The development of an Urban Crime Simulator has resulted in a software tool that allows users to simulate changes in crime rates of urban neighborhoods with his/her own GIS dataset, to select data attributes from the GIS dataset, to assign weights to the attributes based on his/her professional experience or knowledge acquired from literature. Urban Crime Simulator was developed using C#, a computer programming language as a part of Microsoft Visual Studio, and library routines in ArcEngine. Urban Crime Simulator groups urban neighborhoods based on users’ definition of neighborhood characteristics into clusters and uses the resulting clusters as the basis for estimating changes in crime rates. Users update individual urban neighborhoods with projected/simulated growth such for Urban Crime Simulator to estimate changes in crime by searching through clustered neighborhood for the neighborhood with the most similar profile. The crime rate of the neighborhood with the most similar profile as the updated neighborhood suggests an expected level of crime as the result of simulation.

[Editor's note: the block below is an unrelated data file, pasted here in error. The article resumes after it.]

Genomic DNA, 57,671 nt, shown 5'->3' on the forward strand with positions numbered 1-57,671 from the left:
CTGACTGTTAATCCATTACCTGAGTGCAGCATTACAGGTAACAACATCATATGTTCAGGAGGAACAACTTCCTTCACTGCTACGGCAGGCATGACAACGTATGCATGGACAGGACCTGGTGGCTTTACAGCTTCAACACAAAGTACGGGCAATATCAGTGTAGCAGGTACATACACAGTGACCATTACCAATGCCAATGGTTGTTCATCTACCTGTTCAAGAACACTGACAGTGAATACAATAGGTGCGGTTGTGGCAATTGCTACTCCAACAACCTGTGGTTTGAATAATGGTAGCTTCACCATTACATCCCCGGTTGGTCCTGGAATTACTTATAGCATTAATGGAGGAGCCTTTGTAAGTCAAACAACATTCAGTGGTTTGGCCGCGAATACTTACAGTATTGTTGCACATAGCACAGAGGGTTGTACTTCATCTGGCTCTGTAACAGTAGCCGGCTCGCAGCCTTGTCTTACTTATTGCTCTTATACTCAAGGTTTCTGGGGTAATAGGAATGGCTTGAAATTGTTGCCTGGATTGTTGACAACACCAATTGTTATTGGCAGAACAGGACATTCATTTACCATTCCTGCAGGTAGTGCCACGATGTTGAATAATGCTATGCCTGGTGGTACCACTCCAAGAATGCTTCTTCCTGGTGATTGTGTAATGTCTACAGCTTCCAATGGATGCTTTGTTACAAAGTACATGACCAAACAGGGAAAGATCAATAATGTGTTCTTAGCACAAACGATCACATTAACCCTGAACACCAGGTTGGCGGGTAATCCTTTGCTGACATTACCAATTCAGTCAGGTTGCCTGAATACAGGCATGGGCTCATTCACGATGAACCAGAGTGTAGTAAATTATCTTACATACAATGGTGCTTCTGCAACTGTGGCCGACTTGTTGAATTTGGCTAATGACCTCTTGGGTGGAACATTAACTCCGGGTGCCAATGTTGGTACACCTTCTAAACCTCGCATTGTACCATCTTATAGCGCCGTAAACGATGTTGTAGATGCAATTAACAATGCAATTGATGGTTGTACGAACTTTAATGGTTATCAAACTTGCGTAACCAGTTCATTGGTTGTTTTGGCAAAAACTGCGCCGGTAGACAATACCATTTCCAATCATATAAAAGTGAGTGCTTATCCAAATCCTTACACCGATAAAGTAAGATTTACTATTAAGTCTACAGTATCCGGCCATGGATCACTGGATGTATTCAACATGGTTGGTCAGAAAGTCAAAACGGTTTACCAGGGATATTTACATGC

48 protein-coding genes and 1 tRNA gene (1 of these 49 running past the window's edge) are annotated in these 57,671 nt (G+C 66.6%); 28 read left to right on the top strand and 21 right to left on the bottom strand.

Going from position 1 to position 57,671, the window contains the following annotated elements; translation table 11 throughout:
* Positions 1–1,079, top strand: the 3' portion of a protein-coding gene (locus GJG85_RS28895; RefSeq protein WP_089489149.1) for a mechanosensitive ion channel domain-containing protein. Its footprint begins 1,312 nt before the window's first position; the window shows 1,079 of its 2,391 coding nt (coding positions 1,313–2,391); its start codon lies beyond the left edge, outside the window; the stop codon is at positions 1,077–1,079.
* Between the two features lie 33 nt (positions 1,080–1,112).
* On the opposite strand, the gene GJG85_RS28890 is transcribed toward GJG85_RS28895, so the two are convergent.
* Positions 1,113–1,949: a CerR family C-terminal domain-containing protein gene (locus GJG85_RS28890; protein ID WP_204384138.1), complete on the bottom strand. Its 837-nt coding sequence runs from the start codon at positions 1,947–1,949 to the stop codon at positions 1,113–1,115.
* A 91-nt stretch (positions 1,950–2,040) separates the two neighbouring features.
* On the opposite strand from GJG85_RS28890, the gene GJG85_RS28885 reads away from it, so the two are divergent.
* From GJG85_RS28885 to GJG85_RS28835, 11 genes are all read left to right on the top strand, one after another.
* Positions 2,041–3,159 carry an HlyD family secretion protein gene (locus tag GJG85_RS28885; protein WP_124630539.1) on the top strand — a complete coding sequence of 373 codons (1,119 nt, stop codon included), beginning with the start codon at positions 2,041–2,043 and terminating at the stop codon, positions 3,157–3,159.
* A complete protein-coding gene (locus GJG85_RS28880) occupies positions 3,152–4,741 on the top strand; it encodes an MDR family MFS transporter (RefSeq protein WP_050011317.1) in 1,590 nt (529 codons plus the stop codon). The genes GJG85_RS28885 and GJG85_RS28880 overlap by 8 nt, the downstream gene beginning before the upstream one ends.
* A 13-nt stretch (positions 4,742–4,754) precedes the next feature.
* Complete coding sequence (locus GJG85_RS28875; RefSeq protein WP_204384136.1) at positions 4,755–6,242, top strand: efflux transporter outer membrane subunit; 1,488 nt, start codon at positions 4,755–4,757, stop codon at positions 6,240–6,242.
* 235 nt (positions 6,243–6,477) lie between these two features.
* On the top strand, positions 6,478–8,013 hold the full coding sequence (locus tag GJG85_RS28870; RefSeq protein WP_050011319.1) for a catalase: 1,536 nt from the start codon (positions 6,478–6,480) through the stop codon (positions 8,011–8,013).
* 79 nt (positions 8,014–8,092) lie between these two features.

Through this developmental effort, we argue that a combination of criminological theory, coupled with the concept of neighborhood life cycles, are a better approach to estimating/simulating changes in crime rates in urban neighborhoods. We recognize the limitation of using commercially available routine libraries as it requires royalty fees when distributing the resulting software tools. However, given the short time and limited budget, other options are limited. Finally, with the flexible modeling structure and flexible level of geographic aggregation that UCS accepts GIS data, we suggest that additional data mining tools be added to assist users of UCS better understand spatial and temporal trends of their urban neighborhoods before and during the simulation of urban crime.